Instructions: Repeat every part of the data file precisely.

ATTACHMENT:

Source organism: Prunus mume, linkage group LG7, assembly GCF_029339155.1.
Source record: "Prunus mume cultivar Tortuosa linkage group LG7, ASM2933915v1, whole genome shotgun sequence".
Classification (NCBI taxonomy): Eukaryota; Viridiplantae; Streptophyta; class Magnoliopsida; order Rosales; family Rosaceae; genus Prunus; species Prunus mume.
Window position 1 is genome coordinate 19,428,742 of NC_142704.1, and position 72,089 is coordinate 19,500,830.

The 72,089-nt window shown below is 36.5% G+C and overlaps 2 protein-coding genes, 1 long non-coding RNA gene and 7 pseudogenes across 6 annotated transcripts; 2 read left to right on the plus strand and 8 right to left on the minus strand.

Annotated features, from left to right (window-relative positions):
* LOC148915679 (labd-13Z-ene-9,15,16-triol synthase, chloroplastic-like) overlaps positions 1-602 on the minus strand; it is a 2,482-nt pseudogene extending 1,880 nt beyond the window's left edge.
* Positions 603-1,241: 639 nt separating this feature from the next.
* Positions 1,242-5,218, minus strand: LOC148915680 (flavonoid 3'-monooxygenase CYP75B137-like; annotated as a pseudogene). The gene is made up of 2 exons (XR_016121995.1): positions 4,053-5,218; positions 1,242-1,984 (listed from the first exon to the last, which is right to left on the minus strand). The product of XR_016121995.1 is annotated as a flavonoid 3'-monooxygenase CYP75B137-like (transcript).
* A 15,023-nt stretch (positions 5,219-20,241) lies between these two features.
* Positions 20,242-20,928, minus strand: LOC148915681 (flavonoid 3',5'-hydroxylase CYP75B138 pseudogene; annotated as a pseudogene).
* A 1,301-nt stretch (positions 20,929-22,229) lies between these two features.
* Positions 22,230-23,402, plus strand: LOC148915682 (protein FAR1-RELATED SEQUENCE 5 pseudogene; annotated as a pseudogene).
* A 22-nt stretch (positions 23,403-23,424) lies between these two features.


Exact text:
Source organism: Prunus mume, linkage group LG7, assembly GCF_029339155.1.
Source record: "Prunus mume cultivar Tortuosa linkage group LG7, ASM2933915v1, whole genome shotgun sequence".
Classification (NCBI taxonomy): Eukaryota; Viridiplantae; Streptophyta; class Magnoliopsida; order Rosales; family Rosaceae; genus Prunus; species Prunus mume.
Window position 1 is genome coordinate 19,428,742 of NC_142704.1, and position 72,089 is coordinate 19,500,830.

The 72,089-nt window shown below is 36.5% G+C and overlaps 2 protein-coding genes, 1 long non-coding RNA gene and 7 pseudogenes across 6 annotated transcripts; 2 read left to right on the plus strand and 8 right to left on the minus strand.

Annotated features, from left to right (window-relative positions):
* LOC148915679 (labd-13Z-ene-9,15,16-triol synthase, chloroplastic-like) overlaps positions 1-602 on the minus strand; it is a 2,482-nt pseudogene extending 1,880 nt beyond the window's left edge.
* Positions 603-1,241: 639 nt separating this feature from the next.
* Positions 1,242-5,218, minus strand: LOC148915680 (flavonoid 3'-monooxygenase CYP75B137-like; annotated as a pseudogene). The gene is made up of 2 exons (XR_016121995.1): positions 4,053-5,218; positions 1,242-1,984 (listed from the first exon to the last, which is right to left on the minus strand). The product of XR_016121995.1 is annotated as a flavonoid 3'-monooxygenase CYP75B137-like (transcript).
* A 15,023-nt stretch (positions 5,219-20,241) lies between these two features.
* Positions 20,242-20,928, minus strand: LOC148915681 (flavonoid 3',5'-hydroxylase CYP75B138 pseudogene; annotated as a pseudogene).
* A 1,301-nt stretch (positions 20,929-22,229) lies between these two features.
* Positions 22,230-23,402, plus strand: LOC148915682 (protein FAR1-RELATED SEQUENCE 5 pseudogene; annotated as a pseudogene).
* A 22-nt stretch (positions 23,403-23,424) lies between these two features.